This design allowed for an in situ investigation into the potential lifestyle changes induced by participation in a subsidized CSA. As the offered voucher did not cover the full cost of an annual CSA subscription, participants were required to contribute a majority portion of the share cost. Participants were offered the choice to pay the remaining subscription cost or decline the voucher, following the subscription format consistent with general CSAs. As such, recruitment into the treatment or control group was partially, but not perfectly, randomized.
While a full-cost voucher could have permitted completely randomized recruitment, this approach is not consistent with how employer-backed CSA voucher programs function and would be of limited use for evaluating the potential impacts of a CSA incentive program in a similar institution. Additionally, a full-cost voucher would provide little motivation for a shareholder to regularly pick up and use their share. Based on economic studies of subscription-related behavior [37,38,39], a full-cost approach would likely lose participants as the season continued and produce results biased toward those who self-selected to consistently participate. By requiring an initial-buy in, our approach better ensures that participants follow through with the full CSA experience as they are compelled to attain their money’s worth of products.
Once recruited, voucher recipients enrolled directly in one of three local CSAs. After they completed an initial survey in April 2015, we sent their voucher payment directly to the farm and the farm was then responsible for collecting the remainder of the payment from the study participant. The shareholder then received their CSA share weekly from May until mid-October. This share did not differ qualitatively from non-voucher share. After the season, both control and treatment groups received the follow-up survey.

2.2. Survey Design

We designed our pre- and post-CSA surveys to be identical and allow for analytic comparison. The experimental design involves an untreated control group design with dependent pretest and posttest samples, following Shadish et al. [41]. In the post-CSA survey, we did not remind respondents of their previous responses. Participants in the CSA and control group received the same questions as well. All surveys were administered through SurveyMonkey, an online survey development tool. In particular, the key variables came from a review of the health outcomes of CSA literature [4,5,6,7,8,9,10]—especially those summarized in Vasquez et al. [3]. In a review of this literature (as discussed in Section 1.1), researchers were interested in behavior changes within the following four categories: (1) fruit and vegetable versus processed food consumption; (2) food prepared at home versus away from home; (3) food purchasing behavior and interest in nutrition; and (4) self-reported health outcomes. Questions were randomized in distribution to mitigate order response bias.
For the first category, the survey asked shareholders to quantify their daily fruit and vegetable consumption and indicate how frequently they ate salads and processed foods. For the second category, the survey asked shareholders to indicate how frequently they engaged in certain food at-home behaviors (e.g., preparing dinner) and away-from-home behaviors (e.g., expenditures and visits to restaurants). The third category asked shareholders about changes in their purchases of organic or locally marketed food as well as discussing and reading labels for nutritional information. These questions seek to (1) understand how CSA participation may affect market engagement and (2) approximate how consumers internalize health-related messages gained by or associated with direct interactions with farmers and organic produce. Finally, the fourth category of questions measure self-reported health outcomes, including annual visits to the doctor or health clinic, monthly pharmacy expenditures, and a self-reported health measure.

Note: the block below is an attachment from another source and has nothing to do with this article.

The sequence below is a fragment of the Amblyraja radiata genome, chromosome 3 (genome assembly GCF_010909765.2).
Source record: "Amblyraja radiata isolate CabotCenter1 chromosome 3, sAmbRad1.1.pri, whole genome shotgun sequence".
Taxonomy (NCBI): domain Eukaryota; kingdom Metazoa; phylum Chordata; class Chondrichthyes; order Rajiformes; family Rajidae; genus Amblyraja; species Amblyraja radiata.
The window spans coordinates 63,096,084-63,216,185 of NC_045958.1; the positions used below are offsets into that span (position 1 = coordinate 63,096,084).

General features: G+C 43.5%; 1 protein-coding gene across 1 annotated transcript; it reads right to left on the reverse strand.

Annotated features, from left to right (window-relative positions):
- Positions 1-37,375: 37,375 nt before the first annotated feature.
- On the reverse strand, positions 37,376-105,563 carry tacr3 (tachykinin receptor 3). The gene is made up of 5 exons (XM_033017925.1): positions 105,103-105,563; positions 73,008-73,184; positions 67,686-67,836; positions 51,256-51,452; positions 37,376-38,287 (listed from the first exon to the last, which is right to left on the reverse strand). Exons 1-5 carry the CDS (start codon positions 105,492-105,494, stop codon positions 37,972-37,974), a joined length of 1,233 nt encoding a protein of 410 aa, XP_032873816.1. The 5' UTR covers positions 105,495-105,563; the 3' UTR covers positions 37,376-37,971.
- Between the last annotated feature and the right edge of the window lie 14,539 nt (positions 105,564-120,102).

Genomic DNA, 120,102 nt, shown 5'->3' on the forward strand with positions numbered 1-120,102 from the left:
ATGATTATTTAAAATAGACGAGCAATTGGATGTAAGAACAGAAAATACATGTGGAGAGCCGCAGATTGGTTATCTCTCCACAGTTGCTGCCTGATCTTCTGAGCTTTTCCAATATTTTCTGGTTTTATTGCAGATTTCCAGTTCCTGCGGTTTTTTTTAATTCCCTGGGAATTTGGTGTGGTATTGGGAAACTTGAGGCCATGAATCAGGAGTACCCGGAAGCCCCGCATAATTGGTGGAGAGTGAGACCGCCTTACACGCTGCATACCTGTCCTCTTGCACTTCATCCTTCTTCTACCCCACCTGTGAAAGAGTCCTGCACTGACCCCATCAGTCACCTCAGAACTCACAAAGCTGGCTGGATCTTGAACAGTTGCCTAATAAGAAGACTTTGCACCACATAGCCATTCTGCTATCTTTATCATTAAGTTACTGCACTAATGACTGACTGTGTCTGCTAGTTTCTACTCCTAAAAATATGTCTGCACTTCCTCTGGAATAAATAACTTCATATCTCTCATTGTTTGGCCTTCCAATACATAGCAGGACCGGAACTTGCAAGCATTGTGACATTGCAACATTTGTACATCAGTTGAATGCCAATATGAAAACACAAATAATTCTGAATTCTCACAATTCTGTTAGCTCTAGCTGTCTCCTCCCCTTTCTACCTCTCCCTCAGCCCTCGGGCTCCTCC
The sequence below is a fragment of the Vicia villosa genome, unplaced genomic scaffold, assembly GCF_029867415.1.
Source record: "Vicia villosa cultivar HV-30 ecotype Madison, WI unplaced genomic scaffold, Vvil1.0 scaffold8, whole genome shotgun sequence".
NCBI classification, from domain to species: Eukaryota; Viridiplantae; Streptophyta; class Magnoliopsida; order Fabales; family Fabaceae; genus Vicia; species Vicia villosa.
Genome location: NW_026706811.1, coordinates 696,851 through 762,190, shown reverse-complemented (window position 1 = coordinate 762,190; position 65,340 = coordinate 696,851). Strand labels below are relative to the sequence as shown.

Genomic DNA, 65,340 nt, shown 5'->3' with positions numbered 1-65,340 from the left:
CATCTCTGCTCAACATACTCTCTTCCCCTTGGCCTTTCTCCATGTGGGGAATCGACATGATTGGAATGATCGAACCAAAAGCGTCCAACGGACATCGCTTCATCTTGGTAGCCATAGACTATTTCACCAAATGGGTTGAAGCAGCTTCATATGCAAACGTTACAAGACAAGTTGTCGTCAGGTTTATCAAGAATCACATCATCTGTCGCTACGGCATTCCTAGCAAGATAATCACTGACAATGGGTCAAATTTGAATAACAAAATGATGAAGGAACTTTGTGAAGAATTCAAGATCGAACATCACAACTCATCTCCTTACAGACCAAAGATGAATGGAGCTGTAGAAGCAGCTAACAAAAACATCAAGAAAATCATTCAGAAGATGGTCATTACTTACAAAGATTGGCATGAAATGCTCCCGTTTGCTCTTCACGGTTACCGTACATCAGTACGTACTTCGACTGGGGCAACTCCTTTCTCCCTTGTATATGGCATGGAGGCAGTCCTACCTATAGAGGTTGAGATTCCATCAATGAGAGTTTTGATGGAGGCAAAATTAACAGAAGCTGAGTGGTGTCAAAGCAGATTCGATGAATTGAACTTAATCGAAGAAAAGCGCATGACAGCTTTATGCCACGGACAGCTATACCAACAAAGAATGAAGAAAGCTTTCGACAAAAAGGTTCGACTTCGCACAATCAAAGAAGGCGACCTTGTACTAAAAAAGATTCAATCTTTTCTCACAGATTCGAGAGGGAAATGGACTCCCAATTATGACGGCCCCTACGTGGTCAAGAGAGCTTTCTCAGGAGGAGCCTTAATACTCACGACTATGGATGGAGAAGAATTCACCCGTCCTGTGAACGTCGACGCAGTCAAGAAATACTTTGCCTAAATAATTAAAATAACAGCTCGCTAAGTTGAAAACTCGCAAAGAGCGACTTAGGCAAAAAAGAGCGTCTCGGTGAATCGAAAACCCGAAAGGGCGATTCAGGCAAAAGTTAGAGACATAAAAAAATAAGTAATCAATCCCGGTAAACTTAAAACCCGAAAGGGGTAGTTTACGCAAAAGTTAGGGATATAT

For most questions, respondents estimated how many times during a month (or year, when applicable) that they engaged in certain behaviors. They selected from the following seven discrete choice categories: almost never, 1–2 times, 3–4 times, 5–6 times, 7–8 times, 9–10 times, more than 10 times. In other questions, respondents would input a numeric estimate for questions seeking to estimate daily servings of fruits and vegetables, expenditures at pharmacies and restaurants, and annual visits to doctor or health clinic. Another set of questions asked participants whether they had experienced any changes within the past six month related to specific behavioral indicators. These were rated on a 7 point Likert scale where 1 = no change, 4 = some change, and 7 = significant change. Finally, the survey collected additional demographic data including household income, number of years in a CSA, and the age, education and sex of the respondent.

2.3. Analytic Approach

We employ three distinct procedures to estimate the impact of the CSAs on participants’ food lifestyle behaviors. First, we examine the program participants (henceforth, the test group) on their own. We apply a two-sample mean-comparison test (i.e., t-test) to compare the test groups’ frequency of food lifestyle behaviors before the CSA intervention (April 2015) and after the CSA intervention (October 2015). Each t-test is naturally paired since responses of before- and after-behavior come from each member of the test group.